Roper saves day for baseball
CHAMPAIGN — It had been 14 days since Reid Roper last pitched. Now, the double-duty second baseman was back on the mound, entrusted with the most important save of Illinois' baseball season to date.
"It's a must-win situation," Illini coach Dan Hartleb said. "If you let that one get away, you don't know how it affects (the team) mentally the next two weeks."
Not much pressure, huh, Reid?
Oh, and did we mention that this was the redshirt freshman's first collegiate save opportunity?
No worries. Roper required merely nine pitches to dispose of three Michigan State batters in the ninth inning Sunday, preserving an 8-6 victory at Illinois Field that salvaged the final game of a critical Big Ten series.
"We knew it was a huge game going in and we were trying to avoid the sweep, so I know it's on the line," said Roper, who has a 0.90 ERA in 10 relief appearances. "But, at the same time, I'm just going to go out there and have confidence in my stuff. And that's what I did."
With the win, Illinois moved back to .500 in the Big Ten at 9-9 and will enter the final two weekends of the conference race in a two-way tie for seventh place but only one game out of third.
Had the Illini lost, their task of getting into the six-team Big Ten tournament — even in a race as ridiculously balanced as this year's — would have been exponentially more difficult.
"I thought it was a must-win game," said Hartleb, pointing to the fact that that it represented a two-game swing for a UI team that otherwise would have been 8-10 with only six games left. "I didn't tell the players that. I mean, we told them it was very important."
The victory came on the heels of a tough-to-swallow extra-inning loss on Saturday — a game decided by an Illinois fielding error.
As they had in each of the first two games of the series, the Illini (26-21) scored first. This time, they kept adding on, building a 6-2 lead through five innings.
But the momentum quickly turned in the sixth when Michigan State catcher John Martinez — who entered in the fifth after starter Joel Fisher had allowed two passed balls — belted a three-run homer off reliever Luke Joyce to slash Illinois' lead to one.
One inning later, the lead vanished, the Spartans capitalizing on reliever Ronnie Muck's control problems (two walks, a hit batter, a wild pitch) to score the tying run without benefit of a hit.
"Everything wasn't perfect," Hartleb said. "The game was back and forth and our guys never gave in, they never got down. Something would go wrong — the game would get tied, whatever it was — and we found a way offensively to get going."
The Illini, who had played small ball all day while countering Michigan State's power (three homers), did so again in the seventh. Two singles and a walk loaded the bases with one out before pinch hitter Bill Charvat was hit by a pitch to force in the go-ahead run. Thomas Lindauer then lofted a sacrifice fly to extend Illinois' lead to 8-6.
Muck (1-0) and Roper took it from there, the former escaping a one-out, bases-loaded jam in the eighth when Roper started the Illini's nation-leading 63rd double play of the season.
"I almost made a change," Hartleb said when asked about the jam Muck got into in his second inning of work. "Then I thought, with his slider he'd give us a chance to get a ground ball there, and we're just fortunate it worked out that way."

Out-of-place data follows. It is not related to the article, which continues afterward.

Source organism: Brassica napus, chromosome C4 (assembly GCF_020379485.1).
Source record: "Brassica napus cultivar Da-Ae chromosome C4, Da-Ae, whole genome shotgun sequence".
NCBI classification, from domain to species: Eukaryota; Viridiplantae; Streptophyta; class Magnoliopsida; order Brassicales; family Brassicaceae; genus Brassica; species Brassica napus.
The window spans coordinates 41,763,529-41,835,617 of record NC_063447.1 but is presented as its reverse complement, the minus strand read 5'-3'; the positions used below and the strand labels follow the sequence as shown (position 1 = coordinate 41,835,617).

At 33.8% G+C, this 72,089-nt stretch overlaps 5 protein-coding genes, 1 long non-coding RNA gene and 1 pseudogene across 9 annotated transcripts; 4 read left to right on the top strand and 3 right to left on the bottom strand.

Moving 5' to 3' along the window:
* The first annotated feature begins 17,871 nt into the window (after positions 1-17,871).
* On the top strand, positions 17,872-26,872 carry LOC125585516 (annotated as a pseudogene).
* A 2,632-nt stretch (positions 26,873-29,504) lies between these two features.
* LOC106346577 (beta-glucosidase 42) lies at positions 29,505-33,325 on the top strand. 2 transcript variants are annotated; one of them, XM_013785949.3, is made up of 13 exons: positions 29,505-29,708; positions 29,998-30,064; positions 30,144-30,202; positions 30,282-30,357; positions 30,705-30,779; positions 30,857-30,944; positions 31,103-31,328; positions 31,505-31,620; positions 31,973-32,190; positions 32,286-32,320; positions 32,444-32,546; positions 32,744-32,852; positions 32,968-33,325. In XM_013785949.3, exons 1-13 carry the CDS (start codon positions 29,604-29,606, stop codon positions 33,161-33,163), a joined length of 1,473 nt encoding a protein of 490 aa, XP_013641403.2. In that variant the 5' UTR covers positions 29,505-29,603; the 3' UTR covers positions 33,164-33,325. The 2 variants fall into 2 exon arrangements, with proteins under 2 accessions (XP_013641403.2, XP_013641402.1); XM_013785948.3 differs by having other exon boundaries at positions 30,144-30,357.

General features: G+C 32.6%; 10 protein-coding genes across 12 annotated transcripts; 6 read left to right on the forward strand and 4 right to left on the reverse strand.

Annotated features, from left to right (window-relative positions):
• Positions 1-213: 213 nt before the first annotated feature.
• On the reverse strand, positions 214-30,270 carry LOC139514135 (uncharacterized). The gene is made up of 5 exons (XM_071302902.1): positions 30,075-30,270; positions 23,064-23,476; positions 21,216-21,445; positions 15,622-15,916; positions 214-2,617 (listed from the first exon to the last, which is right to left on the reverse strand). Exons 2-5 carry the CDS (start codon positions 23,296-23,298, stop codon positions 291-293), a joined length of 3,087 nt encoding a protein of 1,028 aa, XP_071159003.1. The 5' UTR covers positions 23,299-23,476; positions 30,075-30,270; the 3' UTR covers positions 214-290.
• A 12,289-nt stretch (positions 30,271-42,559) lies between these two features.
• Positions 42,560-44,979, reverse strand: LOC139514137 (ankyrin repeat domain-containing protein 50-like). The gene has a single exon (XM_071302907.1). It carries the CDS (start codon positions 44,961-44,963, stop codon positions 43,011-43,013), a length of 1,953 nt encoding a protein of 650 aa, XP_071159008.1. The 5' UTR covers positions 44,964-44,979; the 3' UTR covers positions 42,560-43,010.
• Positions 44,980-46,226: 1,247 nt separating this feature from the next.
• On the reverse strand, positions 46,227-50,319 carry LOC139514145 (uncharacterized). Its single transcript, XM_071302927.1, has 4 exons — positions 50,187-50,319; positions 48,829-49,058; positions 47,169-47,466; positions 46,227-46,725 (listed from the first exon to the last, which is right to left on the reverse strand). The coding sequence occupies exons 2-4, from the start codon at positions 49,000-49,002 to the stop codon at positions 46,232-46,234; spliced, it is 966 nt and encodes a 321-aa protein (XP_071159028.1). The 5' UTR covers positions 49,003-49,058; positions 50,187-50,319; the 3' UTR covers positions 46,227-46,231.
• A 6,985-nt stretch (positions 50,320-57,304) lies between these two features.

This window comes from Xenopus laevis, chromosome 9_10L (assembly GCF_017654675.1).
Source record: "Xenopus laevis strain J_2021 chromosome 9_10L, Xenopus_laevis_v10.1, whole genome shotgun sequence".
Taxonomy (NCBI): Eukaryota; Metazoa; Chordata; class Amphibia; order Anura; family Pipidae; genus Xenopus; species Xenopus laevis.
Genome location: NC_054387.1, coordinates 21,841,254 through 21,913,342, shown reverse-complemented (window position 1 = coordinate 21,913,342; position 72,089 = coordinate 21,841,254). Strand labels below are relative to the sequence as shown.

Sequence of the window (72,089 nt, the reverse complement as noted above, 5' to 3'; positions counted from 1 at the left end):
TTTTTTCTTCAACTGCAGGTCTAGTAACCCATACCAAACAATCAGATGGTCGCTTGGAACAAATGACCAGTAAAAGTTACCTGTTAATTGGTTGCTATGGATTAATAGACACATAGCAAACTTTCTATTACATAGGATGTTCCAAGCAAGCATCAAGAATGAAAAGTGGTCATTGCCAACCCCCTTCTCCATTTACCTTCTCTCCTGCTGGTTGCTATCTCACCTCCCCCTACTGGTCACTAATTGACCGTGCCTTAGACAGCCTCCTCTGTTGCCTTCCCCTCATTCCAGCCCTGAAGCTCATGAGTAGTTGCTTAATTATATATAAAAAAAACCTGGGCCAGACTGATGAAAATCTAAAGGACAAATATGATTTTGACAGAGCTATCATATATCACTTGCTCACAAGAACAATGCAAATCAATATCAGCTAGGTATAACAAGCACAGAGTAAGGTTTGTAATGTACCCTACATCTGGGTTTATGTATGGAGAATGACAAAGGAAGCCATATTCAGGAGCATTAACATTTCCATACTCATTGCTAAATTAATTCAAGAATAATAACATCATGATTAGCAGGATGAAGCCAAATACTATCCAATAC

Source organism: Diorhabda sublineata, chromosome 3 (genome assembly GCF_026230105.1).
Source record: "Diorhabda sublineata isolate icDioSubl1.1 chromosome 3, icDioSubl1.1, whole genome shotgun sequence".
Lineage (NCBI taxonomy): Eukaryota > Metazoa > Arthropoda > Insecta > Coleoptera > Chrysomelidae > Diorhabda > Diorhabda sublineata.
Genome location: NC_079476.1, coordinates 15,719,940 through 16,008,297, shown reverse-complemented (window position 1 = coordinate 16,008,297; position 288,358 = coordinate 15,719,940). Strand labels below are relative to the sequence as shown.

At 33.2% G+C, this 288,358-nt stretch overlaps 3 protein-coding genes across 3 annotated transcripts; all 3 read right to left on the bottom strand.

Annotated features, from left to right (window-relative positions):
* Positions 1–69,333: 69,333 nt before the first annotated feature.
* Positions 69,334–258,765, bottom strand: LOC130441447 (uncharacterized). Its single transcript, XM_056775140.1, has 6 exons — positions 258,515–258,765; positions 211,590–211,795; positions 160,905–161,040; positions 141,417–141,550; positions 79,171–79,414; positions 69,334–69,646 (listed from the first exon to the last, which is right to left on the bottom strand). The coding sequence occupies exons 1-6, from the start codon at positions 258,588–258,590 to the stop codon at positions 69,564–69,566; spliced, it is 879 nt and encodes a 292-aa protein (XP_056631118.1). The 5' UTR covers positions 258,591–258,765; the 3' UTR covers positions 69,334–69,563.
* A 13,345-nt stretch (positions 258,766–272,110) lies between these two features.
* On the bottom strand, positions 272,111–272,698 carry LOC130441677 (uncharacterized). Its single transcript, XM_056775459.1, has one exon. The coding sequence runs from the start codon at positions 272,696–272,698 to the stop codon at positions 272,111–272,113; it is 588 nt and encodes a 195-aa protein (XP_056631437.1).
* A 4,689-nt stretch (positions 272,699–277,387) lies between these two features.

For once, Hartleb's choice of a Game 3 starting pitcher worked out, too. Drasen Johnson, the third different Illini to open a Big Ten series finale this season, didn't make it through the third inning last Sunday in his starting debut at Northwestern. But, as he did with previous Game 3 starters Josh Ferry and Brian de la Torriente, Hartleb gave Johnson a second shot.
This time, the redshirt freshman showed he deserved a third, departing with one out in the sixth inning with the Illini leading 6-2.
"I definitely felt much more relaxed out there this time around," said Johnson, who entered the sixth with a five-hitter. "That first start, I was a little nervous, but this time around I was able to settle down and get it done."
AT THE PLATE
Illini center fielder Willie Argo hit .545 (6 for 11) in the three games against Michigan State to raise his season batting average 16 points, to .318. The senior belted three extra-base hits, including his first homer, and drove in four runs.
ON THE MOUND
David Garner, the reigning Big Ten Pitcher of the Week, won’t be nominated this week. The Michigan State right-hander allowed seven hits and six runs (five earned) in four-plus innings. Garner struggled mightily with his control, throwing three wild pitches, hitting two batters and issuing a walk.
Right fielder Davis Hendrickson, hitting .194 in Big Ten play, was not in the Illini starting lineup for the first time this season. After going 1 for 8 in the first two games of the series, the junior was replaced by freshman Will Krug (0 for 3). Hendrickson entered as a pinch runner in the seventh inning and played in right during the final two frames.
IN THE STANDS
Sunday’s game drew 1,294 fans, capping the third-largest attendance total for a series in Illinois Field history. The three games against Michigan State attracted 4,955 fans. The only larger series figures were 8,202 against Ohio State in 2009 and 5,820 against Michigan in 1990.
The Illini will focus on books, not baseball, this week as they take final exams. Then it’s off to State College, Pa., for a weekend series against Big Ten rival Penn State. It’s the second year in a row that Illinois will visit the Nittany Lions. Last season, the Illini went 1-2 in a conference-opening series in State College.